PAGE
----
October 2, 2018 / 5:02 PM / 2 months ago

U.S. regulator enforcement actions jump 25 pct, rebutting Democrat fears

WASHINGTON, Oct 2 (Reuters) - The number of enforcement actions brought by the U.S. swaps regulator has jumped 25 percent compared with the previous administration, rebutting fears the agency would go soft on the financial industry under President Donald Trump.

The chairman of the Commodity Futures Trading Commission (CFTC) Christopher Giancarlo unveiled the agency’s latest enforcement figures on Tuesday in a speech that he used to underscore the agency’s commitment to punishing wrongdoing.

“There will be no pause, no let up, and no relaxation in the CFTC’s efforts to enforce the law and punish wrongdoing. We must keep the markets safe and fair for consumers,” Giancarlo told the Economic Club of Minnesota.

During the fiscal year which ran from October 2017 through September 2018, the CFTC filed 83 enforcement actions, and an approximately 25 percent increase from each of the last three years of the President Obama administration, Giancarlo said.

The total amount of civil monetary penalties imposed by the agency was around $900 million, and higher than five of the eight years from 2009 to 2016, he said.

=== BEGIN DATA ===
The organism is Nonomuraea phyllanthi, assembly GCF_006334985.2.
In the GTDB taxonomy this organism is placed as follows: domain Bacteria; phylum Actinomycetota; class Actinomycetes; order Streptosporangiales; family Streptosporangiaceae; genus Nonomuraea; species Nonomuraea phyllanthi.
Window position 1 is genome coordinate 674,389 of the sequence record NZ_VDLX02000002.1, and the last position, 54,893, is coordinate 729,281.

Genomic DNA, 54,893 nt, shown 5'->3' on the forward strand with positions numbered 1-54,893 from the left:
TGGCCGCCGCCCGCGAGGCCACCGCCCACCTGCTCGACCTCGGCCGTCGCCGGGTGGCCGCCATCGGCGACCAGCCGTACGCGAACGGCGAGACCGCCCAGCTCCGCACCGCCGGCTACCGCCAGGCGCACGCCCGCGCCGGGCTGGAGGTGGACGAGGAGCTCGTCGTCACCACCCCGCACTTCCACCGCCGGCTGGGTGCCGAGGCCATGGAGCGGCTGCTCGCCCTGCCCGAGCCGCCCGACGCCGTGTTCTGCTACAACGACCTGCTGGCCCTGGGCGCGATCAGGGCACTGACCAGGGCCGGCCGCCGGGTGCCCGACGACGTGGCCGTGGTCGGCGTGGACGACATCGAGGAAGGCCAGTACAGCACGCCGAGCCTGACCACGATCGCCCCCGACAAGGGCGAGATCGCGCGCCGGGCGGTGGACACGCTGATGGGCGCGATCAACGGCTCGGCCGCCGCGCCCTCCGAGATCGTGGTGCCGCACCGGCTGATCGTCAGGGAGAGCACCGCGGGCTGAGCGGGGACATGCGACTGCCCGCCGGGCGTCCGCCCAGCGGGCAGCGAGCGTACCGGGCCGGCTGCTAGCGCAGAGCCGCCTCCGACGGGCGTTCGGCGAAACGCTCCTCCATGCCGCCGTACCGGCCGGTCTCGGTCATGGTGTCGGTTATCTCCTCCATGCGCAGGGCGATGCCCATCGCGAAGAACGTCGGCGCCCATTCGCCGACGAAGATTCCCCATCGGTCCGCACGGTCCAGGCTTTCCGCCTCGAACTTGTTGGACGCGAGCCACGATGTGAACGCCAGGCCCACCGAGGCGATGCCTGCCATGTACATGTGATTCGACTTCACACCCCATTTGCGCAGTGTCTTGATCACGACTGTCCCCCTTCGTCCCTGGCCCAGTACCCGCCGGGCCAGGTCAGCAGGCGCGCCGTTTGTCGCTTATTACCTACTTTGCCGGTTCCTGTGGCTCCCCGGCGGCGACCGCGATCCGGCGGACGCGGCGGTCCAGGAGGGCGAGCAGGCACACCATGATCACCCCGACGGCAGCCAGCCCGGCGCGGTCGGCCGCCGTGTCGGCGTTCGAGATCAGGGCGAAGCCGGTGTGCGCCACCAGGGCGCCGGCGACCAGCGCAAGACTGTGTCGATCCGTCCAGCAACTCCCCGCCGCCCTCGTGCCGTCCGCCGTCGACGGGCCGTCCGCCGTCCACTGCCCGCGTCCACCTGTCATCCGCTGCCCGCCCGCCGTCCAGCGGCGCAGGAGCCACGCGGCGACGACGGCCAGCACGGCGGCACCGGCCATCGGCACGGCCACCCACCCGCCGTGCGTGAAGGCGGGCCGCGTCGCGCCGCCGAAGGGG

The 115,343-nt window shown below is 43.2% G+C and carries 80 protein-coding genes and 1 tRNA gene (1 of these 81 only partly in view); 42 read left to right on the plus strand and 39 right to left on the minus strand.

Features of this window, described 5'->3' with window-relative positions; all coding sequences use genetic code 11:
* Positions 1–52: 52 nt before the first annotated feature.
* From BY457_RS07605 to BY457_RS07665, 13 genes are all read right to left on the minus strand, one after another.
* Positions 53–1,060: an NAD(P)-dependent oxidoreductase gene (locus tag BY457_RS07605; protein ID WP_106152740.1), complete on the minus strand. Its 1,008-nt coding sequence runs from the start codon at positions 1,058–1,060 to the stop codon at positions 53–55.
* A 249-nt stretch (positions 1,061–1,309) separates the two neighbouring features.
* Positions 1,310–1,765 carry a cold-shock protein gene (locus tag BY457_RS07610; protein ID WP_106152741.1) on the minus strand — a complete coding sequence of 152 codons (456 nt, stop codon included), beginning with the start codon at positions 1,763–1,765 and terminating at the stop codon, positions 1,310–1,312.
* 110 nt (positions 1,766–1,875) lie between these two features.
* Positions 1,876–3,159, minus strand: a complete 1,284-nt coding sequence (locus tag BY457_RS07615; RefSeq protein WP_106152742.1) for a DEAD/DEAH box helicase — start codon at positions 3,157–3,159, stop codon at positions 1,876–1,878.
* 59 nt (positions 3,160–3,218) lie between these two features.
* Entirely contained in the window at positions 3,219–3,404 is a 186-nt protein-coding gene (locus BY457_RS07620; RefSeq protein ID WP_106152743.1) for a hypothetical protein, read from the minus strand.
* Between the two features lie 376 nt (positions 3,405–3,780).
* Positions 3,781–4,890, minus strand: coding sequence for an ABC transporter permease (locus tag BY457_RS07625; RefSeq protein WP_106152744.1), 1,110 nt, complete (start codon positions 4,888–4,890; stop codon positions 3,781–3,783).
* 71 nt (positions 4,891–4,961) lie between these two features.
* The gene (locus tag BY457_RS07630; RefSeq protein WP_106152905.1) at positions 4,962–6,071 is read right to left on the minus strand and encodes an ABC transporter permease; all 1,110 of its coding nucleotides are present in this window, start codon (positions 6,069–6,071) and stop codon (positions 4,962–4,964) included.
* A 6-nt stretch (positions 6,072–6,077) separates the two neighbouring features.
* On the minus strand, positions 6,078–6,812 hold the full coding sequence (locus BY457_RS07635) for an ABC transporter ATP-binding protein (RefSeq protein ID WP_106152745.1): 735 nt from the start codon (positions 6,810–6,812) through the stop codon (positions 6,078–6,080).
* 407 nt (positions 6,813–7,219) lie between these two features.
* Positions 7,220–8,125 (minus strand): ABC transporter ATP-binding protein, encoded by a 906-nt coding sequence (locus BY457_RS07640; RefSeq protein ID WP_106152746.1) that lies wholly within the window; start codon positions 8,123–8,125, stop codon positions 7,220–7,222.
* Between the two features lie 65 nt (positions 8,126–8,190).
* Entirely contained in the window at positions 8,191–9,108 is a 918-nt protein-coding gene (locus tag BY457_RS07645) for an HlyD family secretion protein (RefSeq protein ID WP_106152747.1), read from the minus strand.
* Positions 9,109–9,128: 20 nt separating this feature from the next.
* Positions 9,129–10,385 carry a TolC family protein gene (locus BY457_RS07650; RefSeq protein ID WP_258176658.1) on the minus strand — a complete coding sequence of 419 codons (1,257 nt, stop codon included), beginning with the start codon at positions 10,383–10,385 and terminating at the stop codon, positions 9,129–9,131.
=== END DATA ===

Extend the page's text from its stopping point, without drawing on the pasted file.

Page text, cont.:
Compared directly with fiscal year 2017, the number of enforcement actions grew 69 percent, while penalties more than doubled, CFTC data shows, although the agency has said those numbers are skewed because it was a transition year.

A lawyer who previously worked on Wall Street, Giancarlo was appointed as a Republican CFTC Commissioner by former President Barack Obama in 2014 and was appointed chairman by Trump in August 2017.

Democrats and consumer groups have raised fears that the CFTC and the Securities and Exchange Commission (SEC), among other financial regulators, would pull back from policing Wall Street under Trump. Republicans say that penalties hurt Main Street employers and shareholders, damaging economic growth.

On Tuesday, Giancarlo addressed these concerns, arguing strong enforcement, by protecting markets, is essential for growth.

“For the economy to grow, businesses and individuals need to know they’re competing on a level playing field ... Unlawful activity puts honest businesses at a disadvantage. It impedes free and fair competition,” the CFTC chairman said.

Giancarlo brought on board James McDonald, a former prosecutor in the Southern District of New York, to head up the CFTC’s enforcement division in March 2017.

He has focused on pursuing market manipulation and bringing criminal actions in conjunction with the Justice Department, leading to a landmark against UBS, HSBC and Deutsche Bank and several of the banks’ traders earlier this year.

Like the SEC, McDonald has also focused on holding more individuals accountable, a strategy Giancarlo said was becoming widely recognized as “one of the most effective ways to combat corporate misconduct”.

This strategy was brought into focus on Saturday when the SEC said it had personally fined Tesla Inc CEO Elon Musk for securities fraud. (Reporting by Michelle Price Editing by Susan Thomas)

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